The Service of Light begins with “Lucernarium” (from the Latin word for “light”), when the Paschal Candle, lit from the Easter fire outside the church, is brought into the darkened church building. The candle is dipped into the font that will be used to baptize the elect, symbolizing Christ sanctifying the waters. The darkness (whose onset was recalled at Tenebrae) is dispelled by the “Light of Christ,” and the flame is spread to the candles of the individual Christians gathered in the Church. The Paschal Candle itself will be used throughout the season of Easter, and especially for Baptisms and funerals during the coming year. When light has been restored, the magnificent and ancient text of the “Exsultet” is chanted. The current English translation begins: “Rejoice, heavenly powers! Sing, choirs of angels! Exult, all creation around God’s throne! Jesus Christ, our King, is risen! Sound the trumpet of salvation!”
The Liturgy of the Word includes seven Old Testament readings, although that number can be shortened for time constraint reasons. Prior to Pope Pius XII’s reforms, there were 12 Old Testament readings. The current selection is drawn from Genesis, Exodus and prophetic texts — all alluding to creation and redemption. Then, the church bells are rung and the Gloria is sung, marking the end of the expectant vigilant period and a rousing elevation of our Easter joy. Following a reading from Romans, the Alleluia returns from its Lenten absence to herald the Resurrection Gospel: “He is not here, for He has been raised just as He said.” — Mt 28:6.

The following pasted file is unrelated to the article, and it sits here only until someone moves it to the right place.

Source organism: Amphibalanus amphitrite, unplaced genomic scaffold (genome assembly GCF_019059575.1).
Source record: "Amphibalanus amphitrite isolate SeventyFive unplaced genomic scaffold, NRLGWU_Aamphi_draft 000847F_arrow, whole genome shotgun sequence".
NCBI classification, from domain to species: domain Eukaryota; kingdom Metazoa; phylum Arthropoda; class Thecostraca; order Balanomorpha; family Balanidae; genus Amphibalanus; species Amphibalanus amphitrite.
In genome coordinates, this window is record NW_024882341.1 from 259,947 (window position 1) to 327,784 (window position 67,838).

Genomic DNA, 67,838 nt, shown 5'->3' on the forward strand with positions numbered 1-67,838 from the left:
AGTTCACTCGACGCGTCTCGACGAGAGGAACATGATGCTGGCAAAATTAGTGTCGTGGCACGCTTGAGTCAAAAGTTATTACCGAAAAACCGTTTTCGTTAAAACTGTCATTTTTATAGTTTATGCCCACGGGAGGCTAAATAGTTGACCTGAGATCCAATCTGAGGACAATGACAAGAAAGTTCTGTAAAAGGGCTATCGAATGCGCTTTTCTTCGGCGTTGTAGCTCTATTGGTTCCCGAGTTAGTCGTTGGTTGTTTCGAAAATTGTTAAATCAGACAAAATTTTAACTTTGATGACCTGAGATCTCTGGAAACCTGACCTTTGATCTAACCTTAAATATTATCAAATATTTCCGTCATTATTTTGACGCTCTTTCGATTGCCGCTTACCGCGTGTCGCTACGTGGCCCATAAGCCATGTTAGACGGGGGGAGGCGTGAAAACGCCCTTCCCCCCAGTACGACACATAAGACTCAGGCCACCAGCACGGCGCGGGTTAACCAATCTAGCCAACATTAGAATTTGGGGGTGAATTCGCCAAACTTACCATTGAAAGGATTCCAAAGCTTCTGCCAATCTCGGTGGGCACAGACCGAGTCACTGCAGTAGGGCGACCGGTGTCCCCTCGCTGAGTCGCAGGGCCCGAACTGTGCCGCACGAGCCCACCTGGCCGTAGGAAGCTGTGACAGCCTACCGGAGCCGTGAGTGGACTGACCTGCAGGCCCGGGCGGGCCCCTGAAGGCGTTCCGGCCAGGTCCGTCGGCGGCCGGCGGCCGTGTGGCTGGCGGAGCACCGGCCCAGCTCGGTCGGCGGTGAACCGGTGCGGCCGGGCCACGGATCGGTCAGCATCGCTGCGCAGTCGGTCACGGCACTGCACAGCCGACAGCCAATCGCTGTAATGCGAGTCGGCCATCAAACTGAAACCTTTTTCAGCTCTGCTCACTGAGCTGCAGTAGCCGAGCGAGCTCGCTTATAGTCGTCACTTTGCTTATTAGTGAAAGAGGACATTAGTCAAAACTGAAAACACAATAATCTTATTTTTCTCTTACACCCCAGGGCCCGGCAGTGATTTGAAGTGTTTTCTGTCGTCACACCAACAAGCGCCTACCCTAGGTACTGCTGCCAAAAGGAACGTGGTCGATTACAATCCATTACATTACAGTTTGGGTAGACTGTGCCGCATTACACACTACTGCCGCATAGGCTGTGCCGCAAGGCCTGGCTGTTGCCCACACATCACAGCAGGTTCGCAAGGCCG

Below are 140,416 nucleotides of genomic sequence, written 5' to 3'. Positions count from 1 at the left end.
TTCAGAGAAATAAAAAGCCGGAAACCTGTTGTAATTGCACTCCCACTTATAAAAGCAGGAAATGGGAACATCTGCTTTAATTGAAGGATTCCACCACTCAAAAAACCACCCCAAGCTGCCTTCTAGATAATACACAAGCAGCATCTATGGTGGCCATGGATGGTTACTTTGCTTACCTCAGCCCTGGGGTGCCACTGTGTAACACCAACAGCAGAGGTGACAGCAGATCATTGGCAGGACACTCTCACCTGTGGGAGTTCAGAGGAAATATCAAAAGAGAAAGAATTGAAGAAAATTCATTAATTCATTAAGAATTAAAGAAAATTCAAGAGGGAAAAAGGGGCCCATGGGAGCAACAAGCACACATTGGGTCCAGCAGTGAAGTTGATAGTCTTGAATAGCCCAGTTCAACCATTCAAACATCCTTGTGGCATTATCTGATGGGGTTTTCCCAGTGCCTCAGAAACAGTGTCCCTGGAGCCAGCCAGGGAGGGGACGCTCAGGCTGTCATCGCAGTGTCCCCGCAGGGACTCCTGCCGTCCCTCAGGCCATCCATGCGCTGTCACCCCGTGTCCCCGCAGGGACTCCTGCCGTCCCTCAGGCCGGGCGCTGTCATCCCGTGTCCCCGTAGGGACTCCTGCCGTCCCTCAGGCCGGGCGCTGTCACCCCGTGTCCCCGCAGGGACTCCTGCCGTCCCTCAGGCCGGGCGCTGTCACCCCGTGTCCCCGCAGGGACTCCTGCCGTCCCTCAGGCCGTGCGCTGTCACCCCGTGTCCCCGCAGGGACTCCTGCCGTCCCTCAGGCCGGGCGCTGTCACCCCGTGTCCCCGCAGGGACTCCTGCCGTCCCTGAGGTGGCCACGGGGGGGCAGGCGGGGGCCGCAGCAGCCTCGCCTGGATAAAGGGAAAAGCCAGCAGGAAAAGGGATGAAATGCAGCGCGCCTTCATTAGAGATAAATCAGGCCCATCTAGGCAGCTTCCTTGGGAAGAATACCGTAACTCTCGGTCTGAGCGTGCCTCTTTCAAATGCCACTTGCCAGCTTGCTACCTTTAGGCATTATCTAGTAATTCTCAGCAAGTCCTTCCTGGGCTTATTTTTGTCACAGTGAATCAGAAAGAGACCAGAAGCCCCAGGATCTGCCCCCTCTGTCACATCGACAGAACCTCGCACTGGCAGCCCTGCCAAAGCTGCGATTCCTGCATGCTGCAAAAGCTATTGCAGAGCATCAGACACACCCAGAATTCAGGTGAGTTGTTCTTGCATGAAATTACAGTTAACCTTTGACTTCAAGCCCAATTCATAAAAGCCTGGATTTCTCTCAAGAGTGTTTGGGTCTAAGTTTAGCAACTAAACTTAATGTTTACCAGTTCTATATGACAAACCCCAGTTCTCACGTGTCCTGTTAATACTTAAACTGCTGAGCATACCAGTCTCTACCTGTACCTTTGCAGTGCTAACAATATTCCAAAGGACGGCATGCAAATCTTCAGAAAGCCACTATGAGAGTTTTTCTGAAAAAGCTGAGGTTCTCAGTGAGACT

The subsequent rites of initiation begin with a Litany of the Saints, followed by the public Baptism of those who have completed their catechumenal journey and are now undergoing death and rebirth in Christ by the power of the Holy Spirit, working through the newly blessed water.
Afterwards, the newly baptized, and sometimes also those previously baptized who are now being brought into full communion with the Catholic Church, receive the Sacrament of Confirmation, using the Sacred Chrism consecrated earlier in the week. All those in the assembly then renew their baptismal promises to reject Satan and remain faithful to God, and all are sprinkled with baptismal water.